2. I’ve honestly lost my passion for the online poker industry. It’s not because I don’t have a personal interest in poker any longer; I still find myself watching Poker After Dark and High Stakes Poker all the time. I also enjoy heading to the casino from time to time to play some cash games or even a tournament. It has more to do with how the industry has evolved and the type of people in this industry. While there are good people in this industry, they are few an far between. I’ve met over 1,000 industry people over the past 7 years and I can hardly think of 10 I want to continue a relationship with. I should have realized what we were getting into when someone copied our idea and content word for word in the first month of business, then told the poker rooms we were stealing it from them. This is the kind of people you are dealing with in the online gaming industry. It’s just total sleaze and it’s ramped. I’m not naive enough to think this stuff doesn’t happen in other industries, it just happens more in online gaming.
Since I’m officially moving on and starting a new company, Terran Marketing, I think it’s important to reflect on the past several years and learn from any mistakes I’ve made. I’ve always said there is nothing wrong with making mistakes, just as long as you don’t make them more than once. People who never make mistakes are simply not taking chances; people who don’t take chances simply can’t be successful.
1. Surround yourself with good people – This has to be the most important thing I’ve learned. You can’t tackle a problem, project, or build a company without top talent and passion. Simply hiring more people (quantity vs quality) won’t solve anything either. Top talent demands top dollars and it’s worth it in the end! Having someone who does such a good job that you simply don’t have to think about that particular aspect of the business any loner is worth their weight in gold. At Terran Marketing I’m going to do my best to grow things at a rate that allows me to evaluate many people on a contract basis before adding them to payroll on an ongoing basis.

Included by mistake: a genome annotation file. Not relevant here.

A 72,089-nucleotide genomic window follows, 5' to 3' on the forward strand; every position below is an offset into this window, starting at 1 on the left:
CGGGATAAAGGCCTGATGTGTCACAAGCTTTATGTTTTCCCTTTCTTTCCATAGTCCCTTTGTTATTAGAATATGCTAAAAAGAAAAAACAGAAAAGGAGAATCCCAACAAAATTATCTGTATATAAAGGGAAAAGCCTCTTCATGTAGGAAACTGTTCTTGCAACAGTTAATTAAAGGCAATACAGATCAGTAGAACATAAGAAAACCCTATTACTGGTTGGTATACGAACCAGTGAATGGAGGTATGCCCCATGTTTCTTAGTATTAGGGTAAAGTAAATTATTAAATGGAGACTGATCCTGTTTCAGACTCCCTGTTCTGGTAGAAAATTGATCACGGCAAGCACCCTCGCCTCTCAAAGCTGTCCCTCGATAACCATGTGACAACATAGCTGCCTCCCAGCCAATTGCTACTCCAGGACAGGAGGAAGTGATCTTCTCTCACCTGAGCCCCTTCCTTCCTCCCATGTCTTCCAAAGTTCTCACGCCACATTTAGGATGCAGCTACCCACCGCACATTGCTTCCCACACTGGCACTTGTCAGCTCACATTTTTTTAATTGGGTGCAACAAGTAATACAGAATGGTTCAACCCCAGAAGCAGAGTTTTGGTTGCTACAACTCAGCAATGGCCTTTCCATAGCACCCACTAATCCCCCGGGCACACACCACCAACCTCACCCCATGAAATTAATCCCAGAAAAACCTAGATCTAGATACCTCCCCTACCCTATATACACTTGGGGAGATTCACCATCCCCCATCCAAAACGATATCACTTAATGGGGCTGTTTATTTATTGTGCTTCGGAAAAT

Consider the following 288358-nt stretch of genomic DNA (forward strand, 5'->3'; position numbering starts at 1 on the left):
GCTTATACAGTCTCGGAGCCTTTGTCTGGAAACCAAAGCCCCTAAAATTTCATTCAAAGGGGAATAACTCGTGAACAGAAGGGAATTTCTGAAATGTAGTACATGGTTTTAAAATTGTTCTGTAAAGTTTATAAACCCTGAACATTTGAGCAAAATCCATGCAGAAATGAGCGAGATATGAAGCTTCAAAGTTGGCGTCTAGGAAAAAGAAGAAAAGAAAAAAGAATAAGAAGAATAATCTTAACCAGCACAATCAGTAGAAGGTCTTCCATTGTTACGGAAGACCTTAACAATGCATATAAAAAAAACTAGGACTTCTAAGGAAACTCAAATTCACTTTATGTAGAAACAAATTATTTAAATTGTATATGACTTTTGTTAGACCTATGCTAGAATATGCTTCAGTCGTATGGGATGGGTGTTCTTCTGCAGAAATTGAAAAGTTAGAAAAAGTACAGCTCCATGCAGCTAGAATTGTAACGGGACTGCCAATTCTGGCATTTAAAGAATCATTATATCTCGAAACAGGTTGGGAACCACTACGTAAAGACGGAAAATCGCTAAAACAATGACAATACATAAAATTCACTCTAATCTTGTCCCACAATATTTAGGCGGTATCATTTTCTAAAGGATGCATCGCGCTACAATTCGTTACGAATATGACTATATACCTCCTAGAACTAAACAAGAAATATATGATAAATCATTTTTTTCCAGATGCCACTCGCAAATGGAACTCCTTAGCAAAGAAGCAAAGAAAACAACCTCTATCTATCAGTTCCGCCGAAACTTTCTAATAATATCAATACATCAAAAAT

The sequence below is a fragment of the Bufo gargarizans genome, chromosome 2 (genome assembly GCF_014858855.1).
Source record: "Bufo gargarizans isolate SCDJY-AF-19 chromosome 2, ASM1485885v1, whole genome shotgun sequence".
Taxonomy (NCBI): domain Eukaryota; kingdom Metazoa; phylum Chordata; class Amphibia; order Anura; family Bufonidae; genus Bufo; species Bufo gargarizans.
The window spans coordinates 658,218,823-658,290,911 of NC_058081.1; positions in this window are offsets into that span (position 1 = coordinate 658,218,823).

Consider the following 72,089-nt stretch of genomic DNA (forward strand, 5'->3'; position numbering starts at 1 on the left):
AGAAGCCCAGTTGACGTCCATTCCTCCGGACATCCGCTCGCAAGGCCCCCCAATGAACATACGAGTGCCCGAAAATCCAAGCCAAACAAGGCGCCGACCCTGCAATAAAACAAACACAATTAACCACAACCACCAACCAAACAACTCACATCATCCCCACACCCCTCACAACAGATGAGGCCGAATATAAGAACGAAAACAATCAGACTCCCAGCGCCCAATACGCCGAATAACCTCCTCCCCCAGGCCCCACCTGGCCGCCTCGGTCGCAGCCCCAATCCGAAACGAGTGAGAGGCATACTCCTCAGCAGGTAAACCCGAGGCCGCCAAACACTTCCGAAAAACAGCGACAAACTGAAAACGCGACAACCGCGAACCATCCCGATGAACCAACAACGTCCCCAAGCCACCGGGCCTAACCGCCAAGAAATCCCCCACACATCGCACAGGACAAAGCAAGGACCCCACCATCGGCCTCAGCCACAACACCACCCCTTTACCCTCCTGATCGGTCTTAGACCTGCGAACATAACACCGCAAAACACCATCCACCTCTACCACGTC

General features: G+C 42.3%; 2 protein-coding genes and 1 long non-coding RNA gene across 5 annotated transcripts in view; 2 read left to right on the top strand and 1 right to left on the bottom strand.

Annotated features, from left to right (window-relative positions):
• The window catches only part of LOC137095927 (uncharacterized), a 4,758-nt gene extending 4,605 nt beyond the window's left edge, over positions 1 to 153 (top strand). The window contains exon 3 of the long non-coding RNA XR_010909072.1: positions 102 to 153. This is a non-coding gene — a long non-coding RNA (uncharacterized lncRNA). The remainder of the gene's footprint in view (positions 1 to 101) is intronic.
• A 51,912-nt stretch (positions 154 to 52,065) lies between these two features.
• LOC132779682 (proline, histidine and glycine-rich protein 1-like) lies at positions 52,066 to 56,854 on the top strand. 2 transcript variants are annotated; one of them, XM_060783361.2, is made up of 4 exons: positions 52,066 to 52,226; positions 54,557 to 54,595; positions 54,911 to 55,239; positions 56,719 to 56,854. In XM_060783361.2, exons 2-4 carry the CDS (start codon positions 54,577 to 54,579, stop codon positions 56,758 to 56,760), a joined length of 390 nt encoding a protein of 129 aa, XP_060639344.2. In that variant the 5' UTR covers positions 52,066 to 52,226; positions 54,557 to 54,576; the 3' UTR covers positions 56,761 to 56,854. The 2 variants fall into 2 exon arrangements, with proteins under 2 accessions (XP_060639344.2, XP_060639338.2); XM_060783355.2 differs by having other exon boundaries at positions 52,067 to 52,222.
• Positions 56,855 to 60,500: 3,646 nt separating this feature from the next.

2. Keep overhead to a minimum – It’s really easy to let spending get out of control. A pet project here, a pet project there, and next thing you know it’s a major drain on the balance sheet. We were horrible about this at Protos for years and I’m happy to say the problem has almost totally been rectified at this point. It’s something I’ve learned from and will do a much better job of keeping track of at Terran Marketing.
3. Don’t start too many projects – This was a major problem at Protos. It was never a lack of ideas that got us in trouble. It was a combination of not having enough of item number 1 above, not staying focused on the project until it was done, and having too many projects to be able to keep track of the details. As I embark on this new era, I already find myself with more ideas than resources to tackle them. I’m going to do my best to ensure that each project I start is completed 100% and has the necessary ongoing resources before starting anything new.
I’m excited and optimistic to see how Protos Marketing evolves in this new era. I’m also excited to see what progress Terran Marketing makes. I definitely plan on taking things very slow to start with because I need somewhat of a break. However, I’m not wired to just do nothing. Over time I hope to prove to my wife, my parents, my critics, and myself that Protos wasn’t just a fluke. I’m looking forward to documenting the trails and tribulations of Terran Marketing via this blog. Hopefully it will allow others to learn from my mistakes and from my wins.
I want to wish everyone a happy, healthy, and successful, 2011.